Bee is an orphan who lives with a carnival and sleeps in the back of a tractor trailer. Every day she endures taunts for the birthmark on her face--though her beloved Pauline, the only person who has ever cared for her, tells her it is a precious diamond. When Pauline is sent to work for another carnival, Bee is lost.Then a scruffy dog shows up, as unwanted as she, and Bee realizes that she must find a home for them both. She runs off to a house with gingerbread trim that reminds her of frosting. There two mysterious women, Mrs. Swift and Mrs. Potter, take her in. They clothe her, though their clothes are strangely out of date. They feed her, though there is nothing in their house to eat. They help her go to school, though they won't enter the building themselves. And, strangely, only Bee seems able to see them.Whoever these women are, they matter. They matter to Bee. And they are helping Bee realize that she, too, matters to the world--if only she will let herself be a part of it.This tender novel beautifully captures the pain of isolation, the healing power of community, and the strength of the human spirit.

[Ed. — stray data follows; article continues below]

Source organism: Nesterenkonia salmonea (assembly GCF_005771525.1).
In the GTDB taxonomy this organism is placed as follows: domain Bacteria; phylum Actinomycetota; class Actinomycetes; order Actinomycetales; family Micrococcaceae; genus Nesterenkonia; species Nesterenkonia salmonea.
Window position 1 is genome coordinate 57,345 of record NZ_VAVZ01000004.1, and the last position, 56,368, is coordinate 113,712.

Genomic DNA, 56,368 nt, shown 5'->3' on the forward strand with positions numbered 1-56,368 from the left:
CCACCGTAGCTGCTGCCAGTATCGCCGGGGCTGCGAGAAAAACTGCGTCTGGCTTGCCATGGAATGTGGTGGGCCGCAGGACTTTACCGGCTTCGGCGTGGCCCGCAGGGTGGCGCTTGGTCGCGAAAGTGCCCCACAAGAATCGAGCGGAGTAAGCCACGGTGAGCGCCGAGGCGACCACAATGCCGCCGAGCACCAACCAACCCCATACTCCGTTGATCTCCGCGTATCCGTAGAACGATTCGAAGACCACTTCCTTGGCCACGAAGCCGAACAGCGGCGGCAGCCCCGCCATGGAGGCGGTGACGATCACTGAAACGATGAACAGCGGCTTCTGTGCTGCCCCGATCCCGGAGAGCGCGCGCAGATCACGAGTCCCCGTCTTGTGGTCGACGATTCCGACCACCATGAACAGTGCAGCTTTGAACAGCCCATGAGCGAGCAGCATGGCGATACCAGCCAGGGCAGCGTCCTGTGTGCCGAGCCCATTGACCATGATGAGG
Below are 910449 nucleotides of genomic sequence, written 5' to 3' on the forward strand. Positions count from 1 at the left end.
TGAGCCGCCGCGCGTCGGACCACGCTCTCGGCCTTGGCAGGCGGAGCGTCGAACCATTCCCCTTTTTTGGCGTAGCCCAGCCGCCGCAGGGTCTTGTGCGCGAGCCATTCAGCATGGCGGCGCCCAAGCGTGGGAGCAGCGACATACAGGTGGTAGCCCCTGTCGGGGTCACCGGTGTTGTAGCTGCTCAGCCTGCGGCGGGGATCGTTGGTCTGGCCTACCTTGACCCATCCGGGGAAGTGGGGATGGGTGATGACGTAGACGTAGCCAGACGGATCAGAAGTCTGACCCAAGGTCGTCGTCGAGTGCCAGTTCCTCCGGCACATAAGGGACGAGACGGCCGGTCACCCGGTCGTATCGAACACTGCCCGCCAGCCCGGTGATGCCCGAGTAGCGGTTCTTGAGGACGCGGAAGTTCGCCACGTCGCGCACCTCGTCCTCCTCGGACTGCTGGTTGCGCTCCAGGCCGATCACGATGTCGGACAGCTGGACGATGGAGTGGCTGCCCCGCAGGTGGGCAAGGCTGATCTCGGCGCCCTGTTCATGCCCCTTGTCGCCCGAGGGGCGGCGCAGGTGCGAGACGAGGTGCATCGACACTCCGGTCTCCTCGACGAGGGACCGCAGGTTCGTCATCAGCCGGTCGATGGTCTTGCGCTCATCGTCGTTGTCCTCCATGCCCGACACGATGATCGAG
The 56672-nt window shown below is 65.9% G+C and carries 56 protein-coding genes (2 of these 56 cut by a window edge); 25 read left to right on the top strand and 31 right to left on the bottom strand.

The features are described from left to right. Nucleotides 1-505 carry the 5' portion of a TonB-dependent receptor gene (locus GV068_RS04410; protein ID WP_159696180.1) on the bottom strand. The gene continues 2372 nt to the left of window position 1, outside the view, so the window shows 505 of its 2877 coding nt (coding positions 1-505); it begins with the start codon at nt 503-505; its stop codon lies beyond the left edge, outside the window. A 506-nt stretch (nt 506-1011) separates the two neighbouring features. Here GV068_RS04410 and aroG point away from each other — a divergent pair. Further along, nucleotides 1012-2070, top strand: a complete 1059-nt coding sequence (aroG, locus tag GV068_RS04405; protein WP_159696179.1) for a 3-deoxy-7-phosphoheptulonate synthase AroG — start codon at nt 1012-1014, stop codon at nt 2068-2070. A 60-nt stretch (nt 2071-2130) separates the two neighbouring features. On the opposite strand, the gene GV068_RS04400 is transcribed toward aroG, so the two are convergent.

Lenore is Cornelia's mother--and Cornelia's fix-up project. What does it matter that Cornelia won't talk to anyone and is always stuck in the easiest English class at school, even though she's read more books than anyone else? She feels strong in the fixing. She cooks vegetable soup so Lenore will eat something other than Ring Dings; she lures her out of bed with strong coffee and waffles. She looks after the house when Lenore won't get out of bed at all. So when Lenore and her boyfriend take off for Vegas leaving Cornelia behind with eccentric Aunt Agatha, all Cornelia can do is wait for her to come back. Aunt Agatha sure doesn't want any fixing. Maybe this time it's Cornelia who could use it?<P><P> Winner of the Scheider Family Book Award
Charlie Anne is devastated when her father must go north to build roads after the Depression hits. She and her siblings are left with their rigid cousin, Mirabel, and a farm full of chores. The only solace Charlie Anne finds is by the river, where the memory of her mother is strongest. Then her neighbor Old Mr. Jolly brings home a new wife, Rosalyn, who shows up in pants-pants!-the color of red peppers. With her arrives Phoebe, a young African American girl who has also lost her mother. Phoebe is smart and fun and the perfect antidote to Charlie Anne's lonely days. The girls soon forge a friendship and learn from each other in amazing ways. But when hatred turns their town ugly, it's almost more than they can bear. Now it's up to Charlie Anne and Phoebe to prove that our hearts are always able to expand.
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